EXHIBITION: Beijing Silvermine 北京银矿 by Thomas Sauvin

On 10/12/2013 by Site Default

Coming soon in January, 4A Centre for Contemporary Asian Art presents Beijing Silvermine, a unique photographic portrait of the Chinese capital and the life of its inhabitants in the decades following the Cultural Revolution.

Since 2009 Beijing-based collector Thomas Sauvin has amassed, edited and archived more than half a million photographic negatives destined for destruction in a recycling plant on the edge of the city. It was here that Sauvin encountered a man by the name of Xiao Ma who stockpiles negatives, x-rays, compact discs and other detritus to melt down and filter for their silver nitrate content intended to be sold to laboratories. Recognising a rare chance to rescue abandoned memories, Sauvin struck up a deal to buy these photographic negatives by the kilo. This ‘silvermine’ of anonymous subjects and vernacular photography styles covers a period of roughly 20 years, from 1985 to 2005.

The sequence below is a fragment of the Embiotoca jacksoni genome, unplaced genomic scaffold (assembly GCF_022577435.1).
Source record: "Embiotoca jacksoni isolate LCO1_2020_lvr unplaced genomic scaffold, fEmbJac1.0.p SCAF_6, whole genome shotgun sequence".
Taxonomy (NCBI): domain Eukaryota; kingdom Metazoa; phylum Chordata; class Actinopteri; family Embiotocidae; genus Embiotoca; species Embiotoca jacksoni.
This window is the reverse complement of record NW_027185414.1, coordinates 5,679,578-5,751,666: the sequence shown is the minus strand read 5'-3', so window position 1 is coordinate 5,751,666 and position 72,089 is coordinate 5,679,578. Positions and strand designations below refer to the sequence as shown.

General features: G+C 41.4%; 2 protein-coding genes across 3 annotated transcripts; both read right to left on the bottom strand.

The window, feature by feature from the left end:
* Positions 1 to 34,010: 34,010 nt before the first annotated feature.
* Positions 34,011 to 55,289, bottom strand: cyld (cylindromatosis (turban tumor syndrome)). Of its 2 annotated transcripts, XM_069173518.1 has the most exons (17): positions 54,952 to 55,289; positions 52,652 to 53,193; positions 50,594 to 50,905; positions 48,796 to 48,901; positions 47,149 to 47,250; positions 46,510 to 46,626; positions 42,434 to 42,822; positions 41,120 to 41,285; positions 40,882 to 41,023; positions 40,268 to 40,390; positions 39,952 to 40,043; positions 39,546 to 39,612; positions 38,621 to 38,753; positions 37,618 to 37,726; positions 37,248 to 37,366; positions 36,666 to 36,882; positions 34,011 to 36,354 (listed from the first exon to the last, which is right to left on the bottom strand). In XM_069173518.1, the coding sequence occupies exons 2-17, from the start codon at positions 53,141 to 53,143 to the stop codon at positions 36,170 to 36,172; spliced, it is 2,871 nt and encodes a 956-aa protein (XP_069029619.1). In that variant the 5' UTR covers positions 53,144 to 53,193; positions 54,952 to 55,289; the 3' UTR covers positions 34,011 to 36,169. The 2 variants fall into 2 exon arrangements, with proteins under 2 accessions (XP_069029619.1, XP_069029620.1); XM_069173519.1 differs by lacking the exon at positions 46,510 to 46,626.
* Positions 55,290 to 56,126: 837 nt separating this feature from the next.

Beijing Silvermine at 4A Centre for Contemporary Asian Art presents a selection of photographs from this extraordinary archive curated by Thomas Sauvin that explore universal themes of love, leisure, birth, youth, happiness and the subtle changes – both in domestic settings and in the wider public realm – that the economic opening to the West brought into ordinary Chinese people’s lives.

...the pictures are compelling. It is hard not to wonder what became of these smiling families, serious young men and perturbed-looking infants.
– The Guardian, 2013

There is the refrigerator series: as more Chinese households began acquiring refrigerators in the late 1980s, women posed with their new appliances. And the Marilyn Monroe series, showing posters of the blond bombshell inside people’s homes…It’s about life
— The New York Times, 2013

Beijing Silvermine  北京银矿
11 January – 22 February 2014
4A Centre for Contemporary Asian Art
181-187 Hay St, Sydney NSW 2000

Opening Launch: Saturday 11 January, 2pm – 4pm
To be launched by Linda Jaivin, novelist, writer, translator and Visiting Fellow, Australia National Universityes, showing posters of the blond bombshell inside people’s homes…It’s about life
— The New York Times, 2013



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